I was just looking at some of the data from a couple different Barna surveys of pastors from last year and where they’re at in relation to their ministry. They asked the question, have you given real serious consideration to quitting being in full-time ministry within the last year in January of 2021 and 29% said yes. Then by October 38% were saying yes. And of those under the age of 45, 46% of them were saying yes.
The way the question is worded, it’s not saying have you felt like quitting some days, which I think all of us do no matter what our job is, but the question was real serious consideration to quitting being in full-time history. That’s really quite significant. They’re actually looking for a way to leave ministry.
The question is why is that? Why do you think it is? I know in my world, anecdotally, as we’re seeing pastors leaving churches, most of the pastors I’m seeing leaving a ministry are also leaving the ministry, at least the vocational pastoral ministry.
On one level it’s anecdotal, but I have a pretty broad spectrum of involvement as I’m involved in transitional ministry seeking to find pastors. I would say it’s pretty clear that the number of applicants coming into positions that are open is down, which would indicate that there are actually less people out there, which is a bit of a surprise.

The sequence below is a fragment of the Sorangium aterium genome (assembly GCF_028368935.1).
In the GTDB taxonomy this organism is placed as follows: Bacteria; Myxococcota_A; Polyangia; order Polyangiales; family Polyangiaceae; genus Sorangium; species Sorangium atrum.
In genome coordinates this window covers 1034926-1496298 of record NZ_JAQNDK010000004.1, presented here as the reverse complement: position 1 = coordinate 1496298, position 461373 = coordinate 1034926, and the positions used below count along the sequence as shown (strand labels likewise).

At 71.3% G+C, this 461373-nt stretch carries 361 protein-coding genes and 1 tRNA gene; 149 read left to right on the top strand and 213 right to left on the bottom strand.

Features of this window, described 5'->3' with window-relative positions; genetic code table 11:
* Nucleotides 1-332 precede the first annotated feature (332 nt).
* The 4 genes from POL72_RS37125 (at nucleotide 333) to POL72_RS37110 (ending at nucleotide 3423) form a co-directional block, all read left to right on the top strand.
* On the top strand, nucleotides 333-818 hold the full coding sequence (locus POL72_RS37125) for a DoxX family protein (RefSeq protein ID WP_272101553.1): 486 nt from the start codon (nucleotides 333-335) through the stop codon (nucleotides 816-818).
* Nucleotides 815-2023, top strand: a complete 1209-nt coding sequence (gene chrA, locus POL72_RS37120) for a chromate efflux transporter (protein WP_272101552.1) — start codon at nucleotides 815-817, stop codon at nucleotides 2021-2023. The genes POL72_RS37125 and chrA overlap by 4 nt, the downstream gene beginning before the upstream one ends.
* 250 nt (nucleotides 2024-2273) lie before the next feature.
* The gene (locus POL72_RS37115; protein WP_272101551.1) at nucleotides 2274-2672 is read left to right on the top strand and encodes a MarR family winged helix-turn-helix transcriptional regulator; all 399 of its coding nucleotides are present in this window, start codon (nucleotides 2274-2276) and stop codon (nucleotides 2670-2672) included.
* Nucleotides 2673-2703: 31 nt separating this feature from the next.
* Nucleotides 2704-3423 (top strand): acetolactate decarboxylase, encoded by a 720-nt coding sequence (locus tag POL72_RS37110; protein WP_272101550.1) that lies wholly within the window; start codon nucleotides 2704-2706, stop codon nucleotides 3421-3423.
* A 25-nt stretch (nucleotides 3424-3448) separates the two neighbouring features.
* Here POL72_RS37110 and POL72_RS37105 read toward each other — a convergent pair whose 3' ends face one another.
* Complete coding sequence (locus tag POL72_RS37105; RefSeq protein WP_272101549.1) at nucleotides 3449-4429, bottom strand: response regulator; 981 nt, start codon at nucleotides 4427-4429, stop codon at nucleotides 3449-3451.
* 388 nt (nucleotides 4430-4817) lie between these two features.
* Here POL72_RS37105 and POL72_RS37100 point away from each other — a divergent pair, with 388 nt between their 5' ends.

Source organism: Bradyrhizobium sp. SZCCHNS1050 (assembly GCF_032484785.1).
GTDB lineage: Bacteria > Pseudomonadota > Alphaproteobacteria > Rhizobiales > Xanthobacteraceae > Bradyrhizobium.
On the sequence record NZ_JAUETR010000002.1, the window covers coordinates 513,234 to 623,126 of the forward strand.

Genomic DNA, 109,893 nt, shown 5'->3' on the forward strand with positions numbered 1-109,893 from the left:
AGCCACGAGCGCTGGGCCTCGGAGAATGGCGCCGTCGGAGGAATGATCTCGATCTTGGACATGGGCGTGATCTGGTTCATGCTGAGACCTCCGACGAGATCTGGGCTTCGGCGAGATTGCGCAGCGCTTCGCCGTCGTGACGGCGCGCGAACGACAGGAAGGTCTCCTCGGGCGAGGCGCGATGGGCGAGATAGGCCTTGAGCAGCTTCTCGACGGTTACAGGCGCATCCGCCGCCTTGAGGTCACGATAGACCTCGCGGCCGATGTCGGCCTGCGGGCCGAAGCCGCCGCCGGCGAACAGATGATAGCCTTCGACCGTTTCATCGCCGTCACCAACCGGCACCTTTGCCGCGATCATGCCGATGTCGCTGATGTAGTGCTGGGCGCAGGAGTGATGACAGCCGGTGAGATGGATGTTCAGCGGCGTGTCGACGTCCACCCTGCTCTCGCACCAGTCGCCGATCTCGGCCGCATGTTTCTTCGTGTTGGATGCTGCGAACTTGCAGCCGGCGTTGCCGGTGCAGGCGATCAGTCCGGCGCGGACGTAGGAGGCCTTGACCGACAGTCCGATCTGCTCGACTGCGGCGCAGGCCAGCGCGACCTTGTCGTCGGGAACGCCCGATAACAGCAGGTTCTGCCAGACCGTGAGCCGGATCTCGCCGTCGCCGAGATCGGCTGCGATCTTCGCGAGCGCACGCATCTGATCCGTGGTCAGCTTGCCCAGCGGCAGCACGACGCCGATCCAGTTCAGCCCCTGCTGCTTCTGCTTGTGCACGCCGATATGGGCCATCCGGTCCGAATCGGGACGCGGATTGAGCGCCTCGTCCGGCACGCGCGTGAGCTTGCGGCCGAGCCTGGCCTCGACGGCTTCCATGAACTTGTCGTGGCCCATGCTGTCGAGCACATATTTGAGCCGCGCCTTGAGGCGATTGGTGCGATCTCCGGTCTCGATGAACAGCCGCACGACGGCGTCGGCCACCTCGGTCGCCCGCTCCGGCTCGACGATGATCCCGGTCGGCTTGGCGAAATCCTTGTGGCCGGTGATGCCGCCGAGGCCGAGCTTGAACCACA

We actually thought in our transitional ministry, as we seek to feel lead pastor positions, there would be a lot more people who are associates in larger churches who’ve been laid off or have layoffs in pending who might be looking at these roles, but that is not happening.
Allow me to speculate as to why, which isn’t all speculation because I’ve talked to a lot of different people. In addition to the basic workload of the ministry, which can be intense and can sometimes be crazy situations, a lot of pastors in the last couple years took a lot of, let me just say it frankly, a lot of crap over COVID-19 restrictions, and being pulled in multiple directions.
In addition to that, they have the same load as everyone else in the culture, the trauma and disruption of personal life that everybody else faced through the pandemic and beyond. The great resignation, of course, hits on pastors as well. Pastors are not immune to that.
But I would say additionally, and this is something that was actually percolating a little bit, even pre-COVID. This may be my conviction coming out as you may know I’m involved in an alternative model of church, 12Church, which really is quite different from what we call legacy church or church, as we know it. There is an inherent weakness in legacy church or church as we know it or church as we’re doing it, if we’re honest wasn’t and isn’t accomplishing its goal of reaching people, growing people and making disciples.
Ministry for the most part is what newspaper people refer to as feeding the goat. There’s a newspaper that comes out every week or every day and you’ve got to feed the goat. You have to produce content for that machine, which is the way a lot of pastoral ministry is. The services and classes always come and we’ve gotta produce the content for that and the truth is a lot of people just aren’t prepared to do that anymore. It doesn’t feed their soul.